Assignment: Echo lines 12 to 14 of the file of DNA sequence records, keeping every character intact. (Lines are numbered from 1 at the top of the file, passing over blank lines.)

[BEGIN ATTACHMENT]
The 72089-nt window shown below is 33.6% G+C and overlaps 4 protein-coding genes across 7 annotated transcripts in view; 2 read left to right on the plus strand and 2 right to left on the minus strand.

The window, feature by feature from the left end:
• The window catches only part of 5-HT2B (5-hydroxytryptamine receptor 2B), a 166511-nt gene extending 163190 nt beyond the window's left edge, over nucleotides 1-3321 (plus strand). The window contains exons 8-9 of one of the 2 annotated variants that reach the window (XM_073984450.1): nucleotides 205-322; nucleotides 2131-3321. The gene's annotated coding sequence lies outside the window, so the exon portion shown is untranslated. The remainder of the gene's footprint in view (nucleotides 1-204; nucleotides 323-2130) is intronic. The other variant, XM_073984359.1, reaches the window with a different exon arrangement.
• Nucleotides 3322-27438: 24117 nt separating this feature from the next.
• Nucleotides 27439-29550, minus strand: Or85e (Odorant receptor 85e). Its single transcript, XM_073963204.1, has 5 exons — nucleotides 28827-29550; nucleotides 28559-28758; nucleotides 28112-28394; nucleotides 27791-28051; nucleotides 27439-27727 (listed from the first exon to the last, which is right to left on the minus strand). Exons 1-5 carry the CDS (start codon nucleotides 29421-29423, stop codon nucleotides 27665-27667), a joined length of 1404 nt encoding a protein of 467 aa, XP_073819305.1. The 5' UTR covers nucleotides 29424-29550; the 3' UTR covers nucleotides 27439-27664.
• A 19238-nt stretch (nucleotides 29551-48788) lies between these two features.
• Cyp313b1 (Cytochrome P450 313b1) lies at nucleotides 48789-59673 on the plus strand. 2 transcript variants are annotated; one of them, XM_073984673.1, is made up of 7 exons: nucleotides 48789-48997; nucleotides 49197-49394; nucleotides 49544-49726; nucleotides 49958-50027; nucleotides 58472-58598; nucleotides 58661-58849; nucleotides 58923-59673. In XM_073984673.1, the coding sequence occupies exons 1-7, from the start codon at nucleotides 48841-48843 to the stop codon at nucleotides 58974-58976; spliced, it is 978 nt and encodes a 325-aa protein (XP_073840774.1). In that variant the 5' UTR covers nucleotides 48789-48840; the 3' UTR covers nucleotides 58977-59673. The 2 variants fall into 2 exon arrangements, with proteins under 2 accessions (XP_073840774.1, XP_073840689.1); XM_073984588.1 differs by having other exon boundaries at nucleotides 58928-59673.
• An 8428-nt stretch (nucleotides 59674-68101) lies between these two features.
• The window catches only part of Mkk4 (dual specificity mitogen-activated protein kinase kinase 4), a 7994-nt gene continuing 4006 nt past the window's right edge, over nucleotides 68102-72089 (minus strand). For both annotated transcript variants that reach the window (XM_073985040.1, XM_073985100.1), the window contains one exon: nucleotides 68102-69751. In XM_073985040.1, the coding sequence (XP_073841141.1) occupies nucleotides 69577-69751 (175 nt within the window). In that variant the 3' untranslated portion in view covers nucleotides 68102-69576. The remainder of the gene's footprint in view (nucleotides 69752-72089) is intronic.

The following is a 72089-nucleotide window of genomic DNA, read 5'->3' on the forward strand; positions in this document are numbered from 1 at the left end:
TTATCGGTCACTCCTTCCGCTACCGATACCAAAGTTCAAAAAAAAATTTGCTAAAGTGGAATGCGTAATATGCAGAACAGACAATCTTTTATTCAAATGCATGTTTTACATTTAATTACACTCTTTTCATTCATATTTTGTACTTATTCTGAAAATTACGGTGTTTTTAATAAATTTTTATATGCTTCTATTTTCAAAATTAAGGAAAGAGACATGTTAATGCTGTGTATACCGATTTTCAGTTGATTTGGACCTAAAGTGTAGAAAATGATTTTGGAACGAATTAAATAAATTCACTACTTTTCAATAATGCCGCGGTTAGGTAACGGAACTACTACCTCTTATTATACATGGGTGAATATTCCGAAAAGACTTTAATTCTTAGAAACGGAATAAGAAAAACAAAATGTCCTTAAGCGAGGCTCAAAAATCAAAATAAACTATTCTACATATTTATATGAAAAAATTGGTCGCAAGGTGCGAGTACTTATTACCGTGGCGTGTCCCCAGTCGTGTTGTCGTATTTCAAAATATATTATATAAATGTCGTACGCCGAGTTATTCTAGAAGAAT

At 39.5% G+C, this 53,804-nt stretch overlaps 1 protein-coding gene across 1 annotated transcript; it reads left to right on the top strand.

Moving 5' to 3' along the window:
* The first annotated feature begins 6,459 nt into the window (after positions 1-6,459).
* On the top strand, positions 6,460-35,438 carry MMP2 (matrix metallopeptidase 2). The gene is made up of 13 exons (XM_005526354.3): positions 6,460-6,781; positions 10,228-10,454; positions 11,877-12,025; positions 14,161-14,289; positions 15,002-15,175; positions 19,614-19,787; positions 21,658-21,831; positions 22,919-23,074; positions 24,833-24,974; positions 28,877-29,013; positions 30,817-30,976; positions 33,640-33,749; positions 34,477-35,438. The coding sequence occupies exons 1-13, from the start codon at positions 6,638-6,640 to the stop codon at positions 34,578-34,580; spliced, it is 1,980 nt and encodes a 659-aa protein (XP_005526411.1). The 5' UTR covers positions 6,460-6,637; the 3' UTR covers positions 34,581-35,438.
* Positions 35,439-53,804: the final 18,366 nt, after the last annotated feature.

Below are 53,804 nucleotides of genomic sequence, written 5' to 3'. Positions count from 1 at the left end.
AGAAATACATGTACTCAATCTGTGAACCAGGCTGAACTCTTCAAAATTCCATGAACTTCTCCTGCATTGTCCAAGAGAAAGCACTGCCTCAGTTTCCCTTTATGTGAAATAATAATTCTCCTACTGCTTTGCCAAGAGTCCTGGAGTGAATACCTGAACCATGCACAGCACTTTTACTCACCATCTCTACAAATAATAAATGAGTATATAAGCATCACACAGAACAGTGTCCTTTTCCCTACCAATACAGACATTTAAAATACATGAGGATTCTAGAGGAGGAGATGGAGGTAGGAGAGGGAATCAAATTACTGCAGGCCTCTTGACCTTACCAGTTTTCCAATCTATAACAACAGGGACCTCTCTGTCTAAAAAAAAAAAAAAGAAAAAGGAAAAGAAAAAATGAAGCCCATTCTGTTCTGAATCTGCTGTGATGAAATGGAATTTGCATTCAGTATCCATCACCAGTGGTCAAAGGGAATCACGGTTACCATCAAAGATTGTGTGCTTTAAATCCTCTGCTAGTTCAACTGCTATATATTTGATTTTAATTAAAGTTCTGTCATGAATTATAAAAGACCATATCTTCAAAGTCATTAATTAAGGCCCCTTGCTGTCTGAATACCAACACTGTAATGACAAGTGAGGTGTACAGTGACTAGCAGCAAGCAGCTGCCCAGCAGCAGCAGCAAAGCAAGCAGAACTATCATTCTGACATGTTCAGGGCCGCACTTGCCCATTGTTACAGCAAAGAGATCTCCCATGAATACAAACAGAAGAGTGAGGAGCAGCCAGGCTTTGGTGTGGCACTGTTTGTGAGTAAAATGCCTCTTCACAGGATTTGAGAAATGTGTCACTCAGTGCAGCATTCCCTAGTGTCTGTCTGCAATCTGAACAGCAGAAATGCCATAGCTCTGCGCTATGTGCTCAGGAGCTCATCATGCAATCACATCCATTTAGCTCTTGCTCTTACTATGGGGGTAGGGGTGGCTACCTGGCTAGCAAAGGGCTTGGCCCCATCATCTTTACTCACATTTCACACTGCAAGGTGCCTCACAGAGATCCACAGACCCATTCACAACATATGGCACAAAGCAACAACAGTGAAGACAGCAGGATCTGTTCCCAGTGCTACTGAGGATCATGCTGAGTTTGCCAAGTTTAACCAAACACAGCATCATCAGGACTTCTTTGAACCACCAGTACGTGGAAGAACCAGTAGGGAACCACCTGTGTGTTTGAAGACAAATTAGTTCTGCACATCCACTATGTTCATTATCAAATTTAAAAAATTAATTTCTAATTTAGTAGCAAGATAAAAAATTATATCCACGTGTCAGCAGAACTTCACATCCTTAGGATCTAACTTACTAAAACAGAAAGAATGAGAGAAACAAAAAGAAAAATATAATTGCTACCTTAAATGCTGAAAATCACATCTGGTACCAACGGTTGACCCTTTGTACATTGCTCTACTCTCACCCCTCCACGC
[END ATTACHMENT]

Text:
At 39.5% G+C, this 53,804-nt stretch overlaps 1 protein-coding gene across 1 annotated transcript; it reads left to right on the top strand.

Moving 5' to 3' along the window:
* The first annotated feature begins 6,459 nt into the window (after positions 1-6,459).